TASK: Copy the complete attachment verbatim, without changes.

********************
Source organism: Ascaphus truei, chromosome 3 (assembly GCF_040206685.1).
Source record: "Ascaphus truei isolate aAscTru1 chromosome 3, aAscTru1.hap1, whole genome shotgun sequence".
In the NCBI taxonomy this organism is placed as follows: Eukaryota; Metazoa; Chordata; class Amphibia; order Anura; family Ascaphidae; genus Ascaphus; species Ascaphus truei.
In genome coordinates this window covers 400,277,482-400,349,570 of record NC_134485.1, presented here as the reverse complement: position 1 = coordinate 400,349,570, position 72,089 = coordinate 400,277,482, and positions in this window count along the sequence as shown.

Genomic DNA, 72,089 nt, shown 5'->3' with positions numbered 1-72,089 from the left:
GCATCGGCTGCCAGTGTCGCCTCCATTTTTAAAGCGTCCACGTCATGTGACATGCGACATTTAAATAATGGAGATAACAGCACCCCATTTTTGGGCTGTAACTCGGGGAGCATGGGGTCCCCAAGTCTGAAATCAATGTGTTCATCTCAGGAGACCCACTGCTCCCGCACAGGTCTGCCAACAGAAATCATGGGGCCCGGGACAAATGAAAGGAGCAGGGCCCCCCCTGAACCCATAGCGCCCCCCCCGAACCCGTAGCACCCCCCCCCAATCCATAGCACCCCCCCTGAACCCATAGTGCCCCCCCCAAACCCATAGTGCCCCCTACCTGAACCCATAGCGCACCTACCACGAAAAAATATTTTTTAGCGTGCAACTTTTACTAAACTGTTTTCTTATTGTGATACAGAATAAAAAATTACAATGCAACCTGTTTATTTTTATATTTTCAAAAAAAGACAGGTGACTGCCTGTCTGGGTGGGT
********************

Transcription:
Source organism: Ascaphus truei, chromosome 3 (assembly GCF_040206685.1).
Source record: "Ascaphus truei isolate aAscTru1 chromosome 3, aAscTru1.hap1, whole genome shotgun sequence".
In the NCBI taxonomy this organism is placed as follows: Eukaryota; Metazoa; Chordata; class Amphibia; order Anura; family Ascaphidae; genus Ascaphus; species Ascaphus truei.
In genome coordinates this window covers 400,277,482-400,349,570 of record NC_134485.1, presented here as the reverse complement: position 1 = coordinate 400,349,570, position 72,089 = coordinate 400,277,482, and positions in this window count along the sequence as shown.

Genomic DNA, 72,089 nt, shown 5'->3' with positions numbered 1-72,089 from the left:
GCATCGGCTGCCAGTGTCGCCTCCATTTTTAAAGCGTCCACGTCATGTGACATGCGACATTTAAATAATGGAGATAACAGCACCCCATTTTTGGGCTGTAACTCGGGGAGCATGGGGTCCCCAAGTCTGAAATCAATGTGTTCATCTCAGGAGACCCACTGCTCCCGCACAGGTCTGCCAACAGAAATCATGGGGCCCGGGACAAATGAAAGGAGCAGGGCCCCCCCTGAACCCATAGCGCCCCCCCCGAACCCGTAGCACCCCCCCCCAATCCATAGCACCCCCCCTGAACCCATAGTGCCCCCCCCAAACCCATAGTGCCCCCTACCTGAACCCATAGCGCACCTACCACGAAAAAATATTTTTTAGCGTGCAACTTTTACTAAACTGTTTTCTTATTGTGATACAGAATAAAAAATTACAATGCAACCTGTTTATTTTTATATTTTCAAAAAAAGACAGGTGACTGCCTGTCTGGGTGGGT